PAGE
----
Hollywood paints sweet pictures of boss-employee romances. Out in the real work world, they're often less rosy at the finale.
Since many people spend a significant chunk of their waking hours at work, it's not at all surprising if love blooms between co-workers. According to a new Harris Poll for CareerBuilder, about one-fourth of co-workers have dated fellow employees.
Aside from causing office gossip, such relationships shouldn't cause big workplace problems. Why shouldn't two people with similar interests be drawn to each other? Why shouldn't people who understand each other's environments form a bond?
Each year around Valentine's Day, though, workplace experts send out a flurry of memos warning of an office romance nuance that can be quite disruptive. That happens when the relationship is between a boss and someone who reports to him or her. And it doesn't necessarily mean between an employee and a direct supervisor. It could be with anyone higher in the organization.
Some office policies directly prohibit boss-employee relationships. But in matters of the heart (or other life force), such bans have simply fostered creativity, otherwise known as sneaking around.
Other office policies are more lenient and merely ask that managers avoid direct supervision of employees they're dating or married to. That may work smoothly if co-workers see no special treatment of the boss's loved one.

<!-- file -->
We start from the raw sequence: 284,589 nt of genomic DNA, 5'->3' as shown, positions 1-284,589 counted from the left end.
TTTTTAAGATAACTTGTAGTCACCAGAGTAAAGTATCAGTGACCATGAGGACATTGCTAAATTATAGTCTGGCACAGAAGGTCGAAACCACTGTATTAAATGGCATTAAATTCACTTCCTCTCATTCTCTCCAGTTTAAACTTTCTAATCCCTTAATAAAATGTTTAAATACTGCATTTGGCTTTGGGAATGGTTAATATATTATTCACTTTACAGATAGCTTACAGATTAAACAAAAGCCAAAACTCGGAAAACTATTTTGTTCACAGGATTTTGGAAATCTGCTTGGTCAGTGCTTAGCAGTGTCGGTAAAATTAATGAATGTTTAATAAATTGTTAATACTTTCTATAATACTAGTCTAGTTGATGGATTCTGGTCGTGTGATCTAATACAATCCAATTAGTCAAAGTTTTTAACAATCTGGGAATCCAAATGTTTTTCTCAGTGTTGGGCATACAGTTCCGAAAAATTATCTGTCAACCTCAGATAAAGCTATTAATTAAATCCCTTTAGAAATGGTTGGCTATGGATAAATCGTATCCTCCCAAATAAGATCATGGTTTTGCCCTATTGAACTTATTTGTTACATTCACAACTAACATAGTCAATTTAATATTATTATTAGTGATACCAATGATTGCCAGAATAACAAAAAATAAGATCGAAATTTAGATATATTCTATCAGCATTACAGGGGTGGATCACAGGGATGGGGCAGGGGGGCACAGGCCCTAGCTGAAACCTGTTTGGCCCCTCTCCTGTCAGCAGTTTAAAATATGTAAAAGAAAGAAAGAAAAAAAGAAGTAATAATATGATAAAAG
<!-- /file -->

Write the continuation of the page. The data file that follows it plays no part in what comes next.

But here are the real-world ramifications of boss-employee liaisons:
-- The boss has more power. If the relationship sours, the boss probably stays on the job. The underling probably leaves.
-- The company has greater liability if the end is really sour. Charges of bullying, sexual harassment and other unfair treatment could turn into lawsuits that are expensive to settle or defend.
-- Even if the relationship doesn't end badly, other workers may have real or perceived grievances about unfair assignments, raises or special deals while it goes on.
Keeping peace in the workplace is hard enough without serving up an easy target for complaints. Gender and racial bias, "old boy networks" and even teacher's pet perceptions -- and realities -- abound.
Then there are family-owned companies where blood naturally runs thicker than hired relationships. Plenty of non-relatives see favoritism in those workplaces.
This isn't meant to be a downer when love is in the air. If a soulmate materializes at work, so be it. No rule says the co-workers you spend time with must be kept at arm's length. But, as employment law attorneys advise, it's wise to enter workplace relationships aware of possible consequences.
Don't naively assume that the person who adores you now will worship you later. And don't believe you can keep your relationship a secret. Co-workers have pretty good Cupid-detection radar.
Diane Stafford, is a workplace reporter for the Kansas City Star. Send email to staffordkcstar.com.